LondonReleased November 1968"Beggars Banquet " marked the return of the Rolling Stones to basic, hard-edged rock & roll. Their previous LP, "Their Santanic Majesties Request," had been mired in psychedelic experimentation of a sort for which the band had little genuine feeling -- despite the series of drug-related arrests that had plagued the group "Beggars Banquet" was rooted in rhythm & blues and powered by propulsive tracks like "Street Fighting Man," "Sympathy for the Devil." "Stray Cat Blues," and "Parachute Woman." The Stones had stopped following trends and were back at full force.
The album signified "the Rolling Stones' coming of age," says Glyn Johns, who engineered the record and had worked with the Stones since their earliest days. "I think that the material was far better than anything they'd ever done before. The whole mood of the record was far stronger to me musically."
Producer Jimmy Miller describes Keith Richards as having been "A real workhorse" on the album, largely because Brian Jones rarely made it in to the studio and when he did, he behaved erratically, due to his drug use and emotional problems. "Brian was sort of in and out," Miller says. "He'd show up occasionally when he was in the mood to play, and he could never really be relied on. . . When he would show up at a session --~let's say he had just bought a star that day, he'd feel like playing it, so he'd look in his calendar to see if the Stones were in. Now he may have missed the previous four sessions. We'd be doing let's say, a blues thing. He'd walk in with a sitar, which was totally irrelevant to what we were doing, an want to play it. I used to try to accommodate him. I would isolate him, put him in a booth and not record him onto any tract that we really needed. And the others, particularly Mich and Keith, would often say to me, 'Just tell him to piss off and get the hell out of here'."
Despite his problems, Jones contributed extraordinary slide guitar playing to "No Expectations," "Parachute Woman" and "Jig-Saw Puzzle." His sitar -- and tamboura, as well -- can be heard on "Street Fighting Man."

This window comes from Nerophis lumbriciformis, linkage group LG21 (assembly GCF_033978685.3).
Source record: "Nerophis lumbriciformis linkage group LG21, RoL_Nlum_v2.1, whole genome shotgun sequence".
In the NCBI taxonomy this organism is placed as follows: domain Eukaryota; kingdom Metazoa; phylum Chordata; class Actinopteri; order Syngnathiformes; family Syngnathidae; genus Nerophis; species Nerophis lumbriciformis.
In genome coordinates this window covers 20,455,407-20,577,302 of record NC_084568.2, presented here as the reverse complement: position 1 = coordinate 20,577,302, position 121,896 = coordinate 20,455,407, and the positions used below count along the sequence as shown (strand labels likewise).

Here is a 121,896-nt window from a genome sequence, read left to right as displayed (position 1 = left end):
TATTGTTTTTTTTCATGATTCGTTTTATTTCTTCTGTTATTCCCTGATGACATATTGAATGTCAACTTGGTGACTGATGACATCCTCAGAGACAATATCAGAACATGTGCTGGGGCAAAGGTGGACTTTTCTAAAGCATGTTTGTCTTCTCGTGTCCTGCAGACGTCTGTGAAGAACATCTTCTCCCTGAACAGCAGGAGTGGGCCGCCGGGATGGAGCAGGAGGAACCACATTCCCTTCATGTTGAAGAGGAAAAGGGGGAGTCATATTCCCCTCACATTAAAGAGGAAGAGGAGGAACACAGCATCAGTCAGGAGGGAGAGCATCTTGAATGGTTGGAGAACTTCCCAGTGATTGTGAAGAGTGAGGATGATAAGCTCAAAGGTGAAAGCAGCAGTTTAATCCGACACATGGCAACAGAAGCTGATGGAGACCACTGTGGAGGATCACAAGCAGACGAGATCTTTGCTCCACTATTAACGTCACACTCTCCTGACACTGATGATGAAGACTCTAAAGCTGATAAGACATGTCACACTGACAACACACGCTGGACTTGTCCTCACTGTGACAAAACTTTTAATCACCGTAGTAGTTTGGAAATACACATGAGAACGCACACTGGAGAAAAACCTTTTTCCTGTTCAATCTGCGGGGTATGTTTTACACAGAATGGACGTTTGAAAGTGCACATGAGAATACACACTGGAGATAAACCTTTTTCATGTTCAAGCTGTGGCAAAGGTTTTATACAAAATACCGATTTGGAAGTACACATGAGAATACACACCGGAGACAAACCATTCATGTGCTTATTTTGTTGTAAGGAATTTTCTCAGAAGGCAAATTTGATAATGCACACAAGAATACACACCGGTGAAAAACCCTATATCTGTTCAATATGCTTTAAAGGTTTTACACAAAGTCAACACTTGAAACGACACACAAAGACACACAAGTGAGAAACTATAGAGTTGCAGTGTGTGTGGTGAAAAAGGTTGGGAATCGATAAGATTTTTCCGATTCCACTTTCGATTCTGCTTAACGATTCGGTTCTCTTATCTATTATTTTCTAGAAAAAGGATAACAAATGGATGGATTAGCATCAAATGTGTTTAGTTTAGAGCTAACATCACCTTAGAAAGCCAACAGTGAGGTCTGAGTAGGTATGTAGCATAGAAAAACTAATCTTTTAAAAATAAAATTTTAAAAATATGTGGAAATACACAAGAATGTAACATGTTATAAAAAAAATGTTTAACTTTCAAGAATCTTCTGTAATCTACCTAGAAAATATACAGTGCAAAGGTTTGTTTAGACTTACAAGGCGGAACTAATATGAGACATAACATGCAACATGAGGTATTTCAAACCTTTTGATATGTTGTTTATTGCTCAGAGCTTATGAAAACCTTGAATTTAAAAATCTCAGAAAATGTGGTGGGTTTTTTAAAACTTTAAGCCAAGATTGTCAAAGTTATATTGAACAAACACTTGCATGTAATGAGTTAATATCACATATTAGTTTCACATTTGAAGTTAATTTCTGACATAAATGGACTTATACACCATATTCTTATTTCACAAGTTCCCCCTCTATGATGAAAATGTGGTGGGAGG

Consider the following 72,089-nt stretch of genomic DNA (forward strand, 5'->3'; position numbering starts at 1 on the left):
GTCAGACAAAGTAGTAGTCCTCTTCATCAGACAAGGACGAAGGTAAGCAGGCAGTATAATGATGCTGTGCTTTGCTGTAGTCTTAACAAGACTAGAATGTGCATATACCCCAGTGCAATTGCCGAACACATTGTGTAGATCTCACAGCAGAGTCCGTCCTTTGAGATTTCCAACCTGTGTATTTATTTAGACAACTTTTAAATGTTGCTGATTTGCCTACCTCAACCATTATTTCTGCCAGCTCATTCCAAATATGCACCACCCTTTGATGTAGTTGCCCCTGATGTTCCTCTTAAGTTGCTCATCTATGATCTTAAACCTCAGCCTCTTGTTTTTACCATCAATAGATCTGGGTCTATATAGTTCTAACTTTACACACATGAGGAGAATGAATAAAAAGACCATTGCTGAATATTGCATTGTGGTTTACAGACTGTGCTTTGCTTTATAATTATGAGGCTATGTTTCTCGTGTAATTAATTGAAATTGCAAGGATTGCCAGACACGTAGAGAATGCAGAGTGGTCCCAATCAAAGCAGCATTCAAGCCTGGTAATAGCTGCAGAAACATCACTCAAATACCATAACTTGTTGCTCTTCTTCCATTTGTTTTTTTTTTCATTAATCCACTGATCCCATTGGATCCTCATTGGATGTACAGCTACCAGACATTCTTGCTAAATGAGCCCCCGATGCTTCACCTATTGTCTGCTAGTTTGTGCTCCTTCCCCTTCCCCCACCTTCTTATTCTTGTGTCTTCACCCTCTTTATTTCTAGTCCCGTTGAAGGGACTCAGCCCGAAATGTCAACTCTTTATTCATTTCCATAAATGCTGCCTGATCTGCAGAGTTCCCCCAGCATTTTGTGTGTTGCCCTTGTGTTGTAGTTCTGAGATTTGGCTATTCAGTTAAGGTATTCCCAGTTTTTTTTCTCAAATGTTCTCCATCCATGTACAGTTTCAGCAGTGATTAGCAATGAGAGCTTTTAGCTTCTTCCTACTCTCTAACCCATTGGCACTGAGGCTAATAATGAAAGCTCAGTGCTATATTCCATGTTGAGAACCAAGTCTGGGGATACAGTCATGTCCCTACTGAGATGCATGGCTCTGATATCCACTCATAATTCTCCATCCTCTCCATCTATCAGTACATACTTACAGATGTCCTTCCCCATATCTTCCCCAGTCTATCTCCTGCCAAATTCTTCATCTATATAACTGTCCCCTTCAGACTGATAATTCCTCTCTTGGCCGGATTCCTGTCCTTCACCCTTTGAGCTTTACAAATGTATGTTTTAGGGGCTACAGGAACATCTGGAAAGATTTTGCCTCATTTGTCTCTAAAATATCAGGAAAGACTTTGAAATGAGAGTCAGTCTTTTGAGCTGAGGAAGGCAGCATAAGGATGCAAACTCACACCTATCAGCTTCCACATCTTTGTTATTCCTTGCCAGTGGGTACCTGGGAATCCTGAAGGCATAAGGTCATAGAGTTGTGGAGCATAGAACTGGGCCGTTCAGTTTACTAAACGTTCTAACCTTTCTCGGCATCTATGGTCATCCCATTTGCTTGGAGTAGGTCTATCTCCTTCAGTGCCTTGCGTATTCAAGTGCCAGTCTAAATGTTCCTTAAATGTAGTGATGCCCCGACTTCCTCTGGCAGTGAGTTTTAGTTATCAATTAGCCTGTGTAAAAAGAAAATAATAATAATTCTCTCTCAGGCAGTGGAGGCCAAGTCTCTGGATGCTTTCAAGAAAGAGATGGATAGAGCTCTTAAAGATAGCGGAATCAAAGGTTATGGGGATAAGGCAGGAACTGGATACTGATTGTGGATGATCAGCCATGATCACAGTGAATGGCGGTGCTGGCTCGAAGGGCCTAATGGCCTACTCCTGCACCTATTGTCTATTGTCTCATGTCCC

In typical Rolling Stones fashion, various other hitches arose regarding "Beggars Banquet." The album's original cover art, depicting a bathroom wall covered with graffiti, was banned. The Stones attempted unsuccessfully to fight their record company's decision -- and from today's perspective, the cover seems quite harmless. Nevertheless, the dispute held up the album's release for months. Jagger and Richards were misidentified on the record as the authors of Robert Wilkins's Biblical blues number "Prodigal Son." And the political correctness of "Street Fighting Man" -- with its ambivalent lines "What can a poor boy do/'Cept sing in a rock and roll band" -- was debated intensely and at great length in the underground media.
As usual, the Stones flourished amid the charges and countercharges. They were back to playing fast and loose, and "Beggars Banquet " was filled with distinctive and original touches (The driving basic track of "Street Fighting Man," for example, was recorded on a cassette deck at Keith's house, with Keith on acoustic guitar and Charlie Watts on a toy drum kit.) For "Beggars Banquet," the Stones had gone to great lengths to toughen their sou